5

Use the following manual for disassembly: http://www.minuszerodegrees.net/manuals/Toshiba/Other/Toshiba%20T1950%20T1950CS%20T1950CT%20-%20Maintenance%20Manual.pdf You have to unscrew about 30 screws. While it is actually difficult to damage something, be careful with the floppy drive ribbon cable. Once you get to the floppy drive (it requires a full ...


4

One disadvantage is that they are hard to use for users that prefer using a mouse at high acceleration and with the wrist resting - of course using it with a fingertip like a mouse wheel is possible, but rather awkward (especially when the trackball is not made very precisely and tends to seize and jam a bit)....


3

I'm using a trackball myself right now. I saw about 12 of them on sale at Best Buy last week. Three of my coworkers use them. I"m not sure where you get that they 'went away' but they haven't. I think it's great for desk space, for precision (I love to game with it over a mouse, which I have to pick up and move back all the time) and to reduce hand fatigue.


3

As the other answer said, trackballs are live and well. I use a track ball on my PC as well as Mac. I found a fantastic brand whose trackball lets it connect with 2 different computers. I will add that I find trackballs hard to use for games like fornight where you need to move your player fast. For this, I prefer a mouse. Other than that I will take ...


3

My first engineering job was to create a drop-in trackpad replacement for PowerBook trackballs. We had potential customers with thousands of PowerBooks for sales, inventory, anything that would use an iPad today. The trackballs were the least reliable part of the computer due to "DNS Failure": Doritos 'n' soda. Sadly, by the time I got the microcontroller ...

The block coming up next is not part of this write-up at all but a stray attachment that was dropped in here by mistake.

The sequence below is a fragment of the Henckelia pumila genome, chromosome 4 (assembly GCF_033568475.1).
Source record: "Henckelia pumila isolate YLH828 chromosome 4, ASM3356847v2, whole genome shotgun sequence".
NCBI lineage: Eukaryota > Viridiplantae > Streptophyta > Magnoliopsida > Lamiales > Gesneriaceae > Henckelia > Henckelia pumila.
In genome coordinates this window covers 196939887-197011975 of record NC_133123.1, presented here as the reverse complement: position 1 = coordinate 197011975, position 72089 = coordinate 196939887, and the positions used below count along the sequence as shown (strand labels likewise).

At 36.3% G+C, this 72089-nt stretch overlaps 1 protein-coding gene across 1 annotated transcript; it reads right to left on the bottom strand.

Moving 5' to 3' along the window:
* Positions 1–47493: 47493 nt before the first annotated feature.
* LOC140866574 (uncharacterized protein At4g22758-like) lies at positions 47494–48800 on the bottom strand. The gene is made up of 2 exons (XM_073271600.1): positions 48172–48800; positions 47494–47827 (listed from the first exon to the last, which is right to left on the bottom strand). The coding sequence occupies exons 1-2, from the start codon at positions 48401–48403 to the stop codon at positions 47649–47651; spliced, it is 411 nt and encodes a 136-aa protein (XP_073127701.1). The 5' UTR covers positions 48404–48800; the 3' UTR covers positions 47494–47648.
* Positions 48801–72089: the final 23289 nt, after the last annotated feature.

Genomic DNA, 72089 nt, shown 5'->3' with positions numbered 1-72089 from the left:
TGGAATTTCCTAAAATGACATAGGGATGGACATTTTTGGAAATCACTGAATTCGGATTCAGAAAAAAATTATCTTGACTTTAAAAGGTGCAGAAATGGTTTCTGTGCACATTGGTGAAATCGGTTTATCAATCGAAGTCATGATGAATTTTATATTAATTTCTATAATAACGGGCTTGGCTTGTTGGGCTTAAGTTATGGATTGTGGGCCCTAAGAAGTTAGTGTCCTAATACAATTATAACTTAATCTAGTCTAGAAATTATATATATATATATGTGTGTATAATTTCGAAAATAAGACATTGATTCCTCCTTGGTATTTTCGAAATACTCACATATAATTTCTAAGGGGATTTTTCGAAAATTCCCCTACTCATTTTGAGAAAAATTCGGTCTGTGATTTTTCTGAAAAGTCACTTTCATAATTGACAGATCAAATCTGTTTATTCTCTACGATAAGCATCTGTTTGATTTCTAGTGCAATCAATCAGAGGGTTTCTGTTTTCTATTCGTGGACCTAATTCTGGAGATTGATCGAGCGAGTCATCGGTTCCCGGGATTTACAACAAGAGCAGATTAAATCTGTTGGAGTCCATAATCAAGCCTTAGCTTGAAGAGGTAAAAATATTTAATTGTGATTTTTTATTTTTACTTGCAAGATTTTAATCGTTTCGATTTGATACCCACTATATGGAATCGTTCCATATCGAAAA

2

There is a usb hdd adapter witch have usual laptop and desktop ide ports (2.5" and 3.5" hdd) Also sata port and usb. You can copy stuff in each of them when connected to a modern Pc. Make sure it has power supply included, if a need transfer from bigger drives as they require more power. I bought this. Just make sure voltage rating suits your ...


2

Making your own cable is another option. Flexible blank PCBs such as this (Pyralux) or these (1-ply fiberglass) are available1; they can be etched using standard home etching techniques2. You could scan the existing cable, use a paint program to trace the tracks (in black-and white), then etch the board as normal.3 Alternatively one could use a commercial ...


2

Cables and Chips in NYC might be able to make one. They do all sorts of one-off custom cables. Not sure if they do flat flex though. Got a custom SCSI cable for an ST from them back in the day; they had it done within an hour.


2

Most laptops of that time period used a straight through flex cable with the same pitch connector on both ends, so yours is custom made for that series/model. While there may be other laptops that used the same pitch on the motherboard connector, finding one that would be long enough, and even which model laptop has such a compatible cable, would be a ...


1

These NiMH batteries usually have very simple charging circuitry and replacing them with generic 3 or 6 x 1.2V NiMH cells in series will almost certainly be fine. I remember there were even (3.6V) battery packs being sold in the past for just this purpose. As the resulting capacity will be higher than that of the original batteries, they will need more time ...


1

One advantage of the mouse is that multiple features can be combined into a single device, which can be more ergonomic than nubs and trackballs, making them a more attractive choice. A typical mouse at least combines pointing and selection/activation (clicking) in a way that minimizes hand/finger motion. Many mice also include scroll wheels which allows the ...


1

There are several types of interaction between pointing devices and displayed information. The first three that come to mind are: Point and click Point and drag (moving, sizing) Point and paint (selecting multiple, adjacent objects (including selection of text)) All devices mentioned by the OP are good at point and click. The trackball is good at reaching ...